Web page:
The Virginia Supreme Court sided with a Hampton developer that had begun construction on beachfront homes, after a local citizens’ group tried to overturn the development’s zoning.
Construction can continue, said the court, because you can’t give someone a right then take it away after they act on it.
The developer, Parade of Homes, had asked the city of Hampton to zone a section of East Pembroke Avenue for mixed-use properties, intending to build high-end homes there. The zoning process proceeded, and the city granted PoH’s request.
The company began building. A month later, a local citizens’ group petitioned the City Council to revoke the zoning. It did.
If you’re interested in what’s happening in Virginia in terms of affordable housing and homelessness, you’ll have a chance to hear what the state’s plans are — and offer your ideas — at several “information and input sessions” being held by the Virginia Department of Housing and Community Development, the Virginia Housing Coalition and the Virginia Coalition to End Homelessness.
The sessions are free, but registration is required. See this page for registration links.
The sessions will include:
One of the provisions of the Dodd-Frank Act creates two categories of mortgage loans that you have heard — and will hear — a lot about: QM and QRM.
As a Realtor®, you’ll need to know about them because your clients are going to ask, and because starting sometime next year most of your clients’ loans will fall into one of those two categories.
Fannie Mae’s latest monthly survey finds that Americans are getting more confident, nay, enthusiastic about the housing market, even as they receive mixed messages about the economy.
73% think it’s a good time to buy a home, up slightly from May’s 72%, while only 15% thought it was a good time to sell.
But here’s something interesting: Not only did 35% say they expected prices to rise (the highest number since the survey started), but on average people expect them to rise by 2.0% over the next year — that’s a 42% jump from last month’s expectation of a 1.4% rise.
Time magazine has a positive profile of a Virginia Congressman — Rep. Scott Rigell (R – VA-2) — who is actually thinking in terms of what the nation’s economy needs, rather than what kind of party politics to play.
With so many things that affect the housing market in the hands of a Congress that spends more time squabbling for political points than actually doing anything, seeing that there are moderates (and, even better, from Virginia!) and people willing to work for consensus… well, there’s some hope after all.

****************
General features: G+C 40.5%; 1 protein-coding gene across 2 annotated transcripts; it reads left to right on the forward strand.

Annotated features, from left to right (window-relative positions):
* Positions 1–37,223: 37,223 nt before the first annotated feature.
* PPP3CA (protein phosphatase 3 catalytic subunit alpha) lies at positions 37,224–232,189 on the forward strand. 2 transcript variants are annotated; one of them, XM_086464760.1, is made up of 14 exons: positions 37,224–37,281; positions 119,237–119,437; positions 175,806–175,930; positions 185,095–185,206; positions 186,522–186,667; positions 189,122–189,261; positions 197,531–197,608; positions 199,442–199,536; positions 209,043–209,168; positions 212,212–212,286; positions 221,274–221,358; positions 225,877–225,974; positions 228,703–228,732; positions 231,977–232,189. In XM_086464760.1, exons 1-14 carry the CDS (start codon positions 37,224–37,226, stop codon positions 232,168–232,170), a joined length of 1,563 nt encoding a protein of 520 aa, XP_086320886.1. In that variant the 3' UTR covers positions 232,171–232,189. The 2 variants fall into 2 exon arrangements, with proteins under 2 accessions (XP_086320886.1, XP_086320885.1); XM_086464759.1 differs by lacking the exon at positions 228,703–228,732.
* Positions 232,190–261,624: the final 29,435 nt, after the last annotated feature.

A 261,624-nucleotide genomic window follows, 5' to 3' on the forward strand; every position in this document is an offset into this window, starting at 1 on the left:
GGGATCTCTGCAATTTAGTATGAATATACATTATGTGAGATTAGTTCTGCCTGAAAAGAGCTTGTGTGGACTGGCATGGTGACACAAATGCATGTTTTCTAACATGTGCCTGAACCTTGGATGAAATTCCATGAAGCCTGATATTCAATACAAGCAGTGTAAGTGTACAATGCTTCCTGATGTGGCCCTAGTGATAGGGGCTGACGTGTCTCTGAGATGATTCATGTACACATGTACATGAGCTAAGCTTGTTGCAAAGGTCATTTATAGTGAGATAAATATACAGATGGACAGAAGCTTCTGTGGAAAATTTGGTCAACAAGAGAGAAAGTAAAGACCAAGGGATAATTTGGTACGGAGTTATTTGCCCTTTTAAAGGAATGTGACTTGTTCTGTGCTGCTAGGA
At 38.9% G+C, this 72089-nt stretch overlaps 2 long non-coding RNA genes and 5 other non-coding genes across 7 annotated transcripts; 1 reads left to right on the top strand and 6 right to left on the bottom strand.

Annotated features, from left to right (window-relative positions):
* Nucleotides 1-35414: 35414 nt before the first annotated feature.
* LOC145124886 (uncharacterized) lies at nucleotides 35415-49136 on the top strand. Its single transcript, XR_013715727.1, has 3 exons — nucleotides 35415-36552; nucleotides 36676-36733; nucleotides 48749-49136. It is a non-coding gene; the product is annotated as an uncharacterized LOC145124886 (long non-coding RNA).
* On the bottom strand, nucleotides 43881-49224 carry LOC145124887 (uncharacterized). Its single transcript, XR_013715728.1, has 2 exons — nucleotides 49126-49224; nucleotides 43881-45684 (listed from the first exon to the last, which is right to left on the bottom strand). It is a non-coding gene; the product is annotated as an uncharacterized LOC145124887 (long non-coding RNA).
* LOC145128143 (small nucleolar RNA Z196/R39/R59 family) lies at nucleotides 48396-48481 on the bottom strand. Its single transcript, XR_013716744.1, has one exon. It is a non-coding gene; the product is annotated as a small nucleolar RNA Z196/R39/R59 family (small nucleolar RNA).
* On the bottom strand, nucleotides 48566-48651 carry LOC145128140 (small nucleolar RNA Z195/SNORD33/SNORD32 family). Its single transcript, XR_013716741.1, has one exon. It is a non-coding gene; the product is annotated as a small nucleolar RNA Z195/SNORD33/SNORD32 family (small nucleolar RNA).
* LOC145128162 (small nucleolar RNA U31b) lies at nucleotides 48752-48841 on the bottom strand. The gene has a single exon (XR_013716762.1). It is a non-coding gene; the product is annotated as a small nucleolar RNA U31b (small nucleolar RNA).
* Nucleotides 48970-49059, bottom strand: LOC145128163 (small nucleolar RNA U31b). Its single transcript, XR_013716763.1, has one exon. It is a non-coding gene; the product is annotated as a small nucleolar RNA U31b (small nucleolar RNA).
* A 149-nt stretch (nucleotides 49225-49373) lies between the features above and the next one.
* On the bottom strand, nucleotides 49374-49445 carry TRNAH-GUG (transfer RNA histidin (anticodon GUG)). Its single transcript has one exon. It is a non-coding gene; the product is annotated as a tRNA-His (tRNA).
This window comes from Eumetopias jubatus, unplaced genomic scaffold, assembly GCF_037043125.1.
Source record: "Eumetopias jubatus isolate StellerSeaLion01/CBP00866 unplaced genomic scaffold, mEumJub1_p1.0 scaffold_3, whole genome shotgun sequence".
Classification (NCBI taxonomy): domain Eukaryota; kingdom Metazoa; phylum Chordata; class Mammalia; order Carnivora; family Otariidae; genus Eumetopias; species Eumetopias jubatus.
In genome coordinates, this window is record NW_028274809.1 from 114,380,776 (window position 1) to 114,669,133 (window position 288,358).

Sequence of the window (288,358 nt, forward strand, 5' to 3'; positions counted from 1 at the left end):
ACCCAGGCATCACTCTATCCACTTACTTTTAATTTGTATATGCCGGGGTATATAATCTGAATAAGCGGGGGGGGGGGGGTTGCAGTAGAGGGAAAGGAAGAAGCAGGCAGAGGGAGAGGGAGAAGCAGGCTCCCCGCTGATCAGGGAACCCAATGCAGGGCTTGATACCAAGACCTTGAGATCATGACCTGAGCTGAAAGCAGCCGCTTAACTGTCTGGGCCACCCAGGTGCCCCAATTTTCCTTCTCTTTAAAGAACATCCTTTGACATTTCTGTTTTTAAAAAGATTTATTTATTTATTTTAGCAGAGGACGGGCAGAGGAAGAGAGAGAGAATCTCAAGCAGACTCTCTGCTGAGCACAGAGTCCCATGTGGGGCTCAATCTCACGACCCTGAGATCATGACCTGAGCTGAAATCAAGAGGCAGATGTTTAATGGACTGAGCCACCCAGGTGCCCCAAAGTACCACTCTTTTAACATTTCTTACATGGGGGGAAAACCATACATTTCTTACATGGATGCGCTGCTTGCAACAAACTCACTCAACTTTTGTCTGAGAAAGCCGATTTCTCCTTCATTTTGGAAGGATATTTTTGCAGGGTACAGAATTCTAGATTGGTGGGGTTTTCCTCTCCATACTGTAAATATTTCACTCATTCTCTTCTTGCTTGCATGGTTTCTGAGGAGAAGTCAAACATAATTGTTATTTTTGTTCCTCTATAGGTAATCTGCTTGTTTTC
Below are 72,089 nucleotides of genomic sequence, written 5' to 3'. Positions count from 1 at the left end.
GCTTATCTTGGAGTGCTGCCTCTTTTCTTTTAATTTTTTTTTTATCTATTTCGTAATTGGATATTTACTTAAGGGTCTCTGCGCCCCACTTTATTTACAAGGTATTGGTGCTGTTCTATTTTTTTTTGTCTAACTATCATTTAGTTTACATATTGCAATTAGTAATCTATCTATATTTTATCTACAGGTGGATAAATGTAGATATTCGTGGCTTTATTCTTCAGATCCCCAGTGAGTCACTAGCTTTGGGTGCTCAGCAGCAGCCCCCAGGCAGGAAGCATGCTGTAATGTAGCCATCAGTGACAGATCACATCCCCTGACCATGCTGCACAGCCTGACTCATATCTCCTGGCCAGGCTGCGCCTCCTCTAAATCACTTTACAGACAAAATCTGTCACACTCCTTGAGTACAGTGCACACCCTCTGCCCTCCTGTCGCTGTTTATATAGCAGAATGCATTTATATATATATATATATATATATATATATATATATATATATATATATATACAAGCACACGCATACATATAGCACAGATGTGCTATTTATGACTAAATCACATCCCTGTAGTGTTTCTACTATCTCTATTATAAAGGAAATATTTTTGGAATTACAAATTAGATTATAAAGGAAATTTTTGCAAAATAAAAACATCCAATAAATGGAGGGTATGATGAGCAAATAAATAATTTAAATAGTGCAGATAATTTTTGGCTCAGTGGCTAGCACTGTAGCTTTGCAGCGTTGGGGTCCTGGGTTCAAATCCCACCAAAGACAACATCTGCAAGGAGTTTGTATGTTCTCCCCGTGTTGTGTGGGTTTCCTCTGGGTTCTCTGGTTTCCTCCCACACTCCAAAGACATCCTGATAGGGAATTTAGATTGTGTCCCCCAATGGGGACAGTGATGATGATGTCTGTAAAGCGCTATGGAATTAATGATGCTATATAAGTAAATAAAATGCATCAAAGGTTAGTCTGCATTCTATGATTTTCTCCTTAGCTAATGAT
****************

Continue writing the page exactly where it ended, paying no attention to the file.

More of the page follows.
So what is Rigell’s terrifyingly reasonable idea?
Per Ken Wingert, NAR’s senior legislative representative: Our long national nightmare is over. We are officially done with flood insurance extensions for 5 years.
The House had already passed a bill, but the Senate was being held up by Rand Paul (R – Ky.) who tried to attach a controversial and unrelated amendment to the bill. Apparently that’s been dealt with and the bill passed. President Obama will sign the measure this weekend.
“This is the culmination of a successful multi-year Realtor® campaign,” said Wingert.
Sen. Rand Paul (R-Ky.) has attached a controversial and unrelated amendment to the bill that would extend the National Flood Insurance Program. Because of that, the bill is stuck until further notice.
The bill would fund the NFIP for five years; a version passed the House quickly last summer, and it was expected to do so in the Senate as well after lawmakers reached compromises on two key issues regarding coverage of areas protected by levees. Without an extension, the program will only be funded until July 30.
An interesting read from the Center for American Progress on how violent crime affects property values. “The Economic Benefits of Reducing Violent Crime” (click takes you to a PDF) found that besides the obvious — saving money on police, courts, and jails — reducing violent crime has a direct effect on property values.
Across five cities with the necessary data for our analysis, we found
that a 10 percent reduction in homicides should lead to a 0.83
percent increase in housing values the following year, and a 25 percent
reduction in homicides should produce a 2.1 percent increase
in housing prices over the next year.
Got a client who’s in preforclosure — where the lender has filed a default notice, but the owner can still sell it?
FHA is offering a free webinar for real estate pros in Delaware, Maryland, Pennsylvania, Virginia, Washington DC, and West Virginia on its Preforeclosure Sale Program. It’s Thursday, July 12 from 2:00 to 4:00 PM.
At the end of this course, you will be able to:
The Federal Housing Administration has done an about-face, rescinding a rule that would have prevented anyone with credit disputes totaling more than $1,000 from getting a loan.
When originally put in place (April 1), potential borrowers would either have to pay off their balances to get them below the $1,000 threshold, or provide documentation that a payment arrangement was in place.
Not surprisingly, there was pushback. A few days after the rule took effect, FHA said that borrowers whose disputed amounts were the result of a “life event” (medical bill, divorce, etc.) could use that to get around the rule.